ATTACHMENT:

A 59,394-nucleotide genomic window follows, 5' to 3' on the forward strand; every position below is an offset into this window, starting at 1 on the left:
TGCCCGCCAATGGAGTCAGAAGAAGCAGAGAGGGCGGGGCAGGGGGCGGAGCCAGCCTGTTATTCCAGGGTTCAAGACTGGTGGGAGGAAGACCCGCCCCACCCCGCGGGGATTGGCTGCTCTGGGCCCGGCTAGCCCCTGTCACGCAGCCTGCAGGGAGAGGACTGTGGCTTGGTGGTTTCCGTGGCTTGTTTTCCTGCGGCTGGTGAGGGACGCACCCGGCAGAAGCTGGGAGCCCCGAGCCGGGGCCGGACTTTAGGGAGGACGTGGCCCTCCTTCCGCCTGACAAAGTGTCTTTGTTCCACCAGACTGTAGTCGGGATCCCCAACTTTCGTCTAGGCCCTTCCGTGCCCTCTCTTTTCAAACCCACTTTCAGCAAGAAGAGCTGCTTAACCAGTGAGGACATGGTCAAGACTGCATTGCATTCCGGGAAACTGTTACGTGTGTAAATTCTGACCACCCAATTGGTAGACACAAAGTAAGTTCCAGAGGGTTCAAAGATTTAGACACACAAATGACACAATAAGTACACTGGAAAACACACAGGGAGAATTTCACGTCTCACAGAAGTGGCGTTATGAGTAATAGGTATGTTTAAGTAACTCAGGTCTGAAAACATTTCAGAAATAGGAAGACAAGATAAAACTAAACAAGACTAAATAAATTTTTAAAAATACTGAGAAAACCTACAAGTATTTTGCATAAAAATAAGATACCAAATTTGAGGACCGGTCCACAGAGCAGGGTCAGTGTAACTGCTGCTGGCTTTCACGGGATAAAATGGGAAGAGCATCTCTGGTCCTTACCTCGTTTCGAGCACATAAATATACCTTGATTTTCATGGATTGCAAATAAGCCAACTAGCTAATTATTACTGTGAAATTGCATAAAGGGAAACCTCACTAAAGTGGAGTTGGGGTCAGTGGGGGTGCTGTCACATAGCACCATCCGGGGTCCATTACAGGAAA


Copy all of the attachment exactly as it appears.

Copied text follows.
A 59,394-nucleotide genomic window follows, 5' to 3' on the forward strand; every position below is an offset into this window, starting at 1 on the left:
TGCCCGCCAATGGAGTCAGAAGAAGCAGAGAGGGCGGGGCAGGGGGCGGAGCCAGCCTGTTATTCCAGGGTTCAAGACTGGTGGGAGGAAGACCCGCCCCACCCCGCGGGGATTGGCTGCTCTGGGCCCGGCTAGCCCCTGTCACGCAGCCTGCAGGGAGAGGACTGTGGCTTGGTGGTTTCCGTGGCTTGTTTTCCTGCGGCTGGTGAGGGACGCACCCGGCAGAAGCTGGGAGCCCCGAGCCGGGGCCGGACTTTAGGGAGGACGTGGCCCTCCTTCCGCCTGACAAAGTGTCTTTGTTCCACCAGACTGTAGTCGGGATCCCCAACTTTCGTCTAGGCCCTTCCGTGCCCTCTCTTTTCAAACCCACTTTCAGCAAGAAGAGCTGCTTAACCAGTGAGGACATGGTCAAGACTGCATTGCATTCCGGGAAACTGTTACGTGTGTAAATTCTGACCACCCAATTGGTAGACACAAAGTAAGTTCCAGAGGGTTCAAAGATTTAGACACACAAATGACACAATAAGTACACTGGAAAACACACAGGGAGAATTTCACGTCTCACAGAAGTGGCGTTATGAGTAATAGGTATGTTTAAGTAACTCAGGTCTGAAAACATTTCAGAAATAGGAAGACAAGATAAAACTAAACAAGACTAAATAAATTTTTAAAAATACTGAGAAAACCTACAAGTATTTTGCATAAAAATAAGATACCAAATTTGAGGACCGGTCCACAGAGCAGGGTCAGTGTAACTGCTGCTGGCTTTCACGGGATAAAATGGGAAGAGCATCTCTGGTCCTTACCTCGTTTCGAGCACATAAATATACCTTGATTTTCATGGATTGCAAATAAGCCAACTAGCTAATTATTACTGTGAAATTGCATAAAGGGAAACCTCACTAAAGTGGAGTTGGGGTCAGTGGGGGTGCTGTCACATAGCACCATCCGGGGTCCATTACAGGAAA